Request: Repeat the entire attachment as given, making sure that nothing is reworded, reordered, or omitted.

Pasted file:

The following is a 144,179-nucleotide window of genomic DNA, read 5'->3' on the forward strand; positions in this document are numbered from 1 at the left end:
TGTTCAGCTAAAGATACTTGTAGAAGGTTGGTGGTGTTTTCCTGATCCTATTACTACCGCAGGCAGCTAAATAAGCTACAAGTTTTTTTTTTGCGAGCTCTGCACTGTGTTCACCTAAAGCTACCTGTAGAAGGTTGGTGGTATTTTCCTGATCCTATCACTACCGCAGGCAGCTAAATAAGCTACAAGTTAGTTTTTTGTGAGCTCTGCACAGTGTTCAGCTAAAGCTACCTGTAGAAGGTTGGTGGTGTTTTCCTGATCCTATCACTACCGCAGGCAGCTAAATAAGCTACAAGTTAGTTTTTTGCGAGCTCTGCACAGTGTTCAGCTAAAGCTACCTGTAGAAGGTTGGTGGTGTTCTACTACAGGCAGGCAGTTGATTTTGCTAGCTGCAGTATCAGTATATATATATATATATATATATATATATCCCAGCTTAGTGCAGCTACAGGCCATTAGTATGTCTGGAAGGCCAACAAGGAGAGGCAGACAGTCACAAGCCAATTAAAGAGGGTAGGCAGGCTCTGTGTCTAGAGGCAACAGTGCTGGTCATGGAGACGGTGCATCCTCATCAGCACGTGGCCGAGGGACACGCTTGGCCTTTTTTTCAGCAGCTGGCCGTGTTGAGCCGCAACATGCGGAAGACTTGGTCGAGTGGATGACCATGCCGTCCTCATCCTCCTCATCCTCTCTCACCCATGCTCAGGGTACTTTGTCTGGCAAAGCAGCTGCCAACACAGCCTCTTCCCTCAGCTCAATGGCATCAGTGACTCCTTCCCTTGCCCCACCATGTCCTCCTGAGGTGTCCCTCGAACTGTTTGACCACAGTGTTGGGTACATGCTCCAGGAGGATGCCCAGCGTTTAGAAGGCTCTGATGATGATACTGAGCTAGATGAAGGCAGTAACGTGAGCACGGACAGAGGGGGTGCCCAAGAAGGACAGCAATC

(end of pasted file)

The following is a 144,179-nucleotide window of genomic DNA, read 5'->3' on the forward strand; positions in this document are numbered from 1 at the left end:
TGTTCAGCTAAAGATACTTGTAGAAGGTTGGTGGTGTTTTCCTGATCCTATTACTACCGCAGGCAGCTAAATAAGCTACAAGTTTTTTTTTTGCGAGCTCTGCACTGTGTTCACCTAAAGCTACCTGTAGAAGGTTGGTGGTATTTTCCTGATCCTATCACTACCGCAGGCAGCTAAATAAGCTACAAGTTAGTTTTTTGTGAGCTCTGCACAGTGTTCAGCTAAAGCTACCTGTAGAAGGTTGGTGGTGTTTTCCTGATCCTATCACTACCGCAGGCAGCTAAATAAGCTACAAGTTAGTTTTTTGCGAGCTCTGCACAGTGTTCAGCTAAAGCTACCTGTAGAAGGTTGGTGGTGTTCTACTACAGGCAGGCAGTTGATTTTGCTAGCTGCAGTATCAGTATATATATATATATATATATATATATATCCCAGCTTAGTGCAGCTACAGGCCATTAGTATGTCTGGAAGGCCAACAAGGAGAGGCAGACAGTCACAAGCCAATTAAAGAGGGTAGGCAGGCTCTGTGTCTAGAGGCAACAGTGCTGGTCATGGAGACGGTGCATCCTCATCAGCACGTGGCCGAGGGACACGCTTGGCCTTTTTTTCAGCAGCTGGCCGTGTTGAGCCGCAACATGCGGAAGACTTGGTCGAGTGGATGACCATGCCGTCCTCATCCTCCTCATCCTCTCTCACCCATGCTCAGGGTACTTTGTCTGGCAAAGCAGCTGCCAACACAGCCTCTTCCCTCAGCTCAATGGCATCAGTGACTCCTTCCCTTGCCCCACCATGTCCTCCTGAGGTGTCCCTCGAACTGTTTGACCACAGTGTTGGGTACATGCTCCAGGAGGATGCCCAGCGTTTAGAAGGCTCTGATGATGATACTGAGCTAGATGAAGGCAGTAACGTGAGCACGGACAGAGGGGGTGCCCAAGAAGGACAGCAATC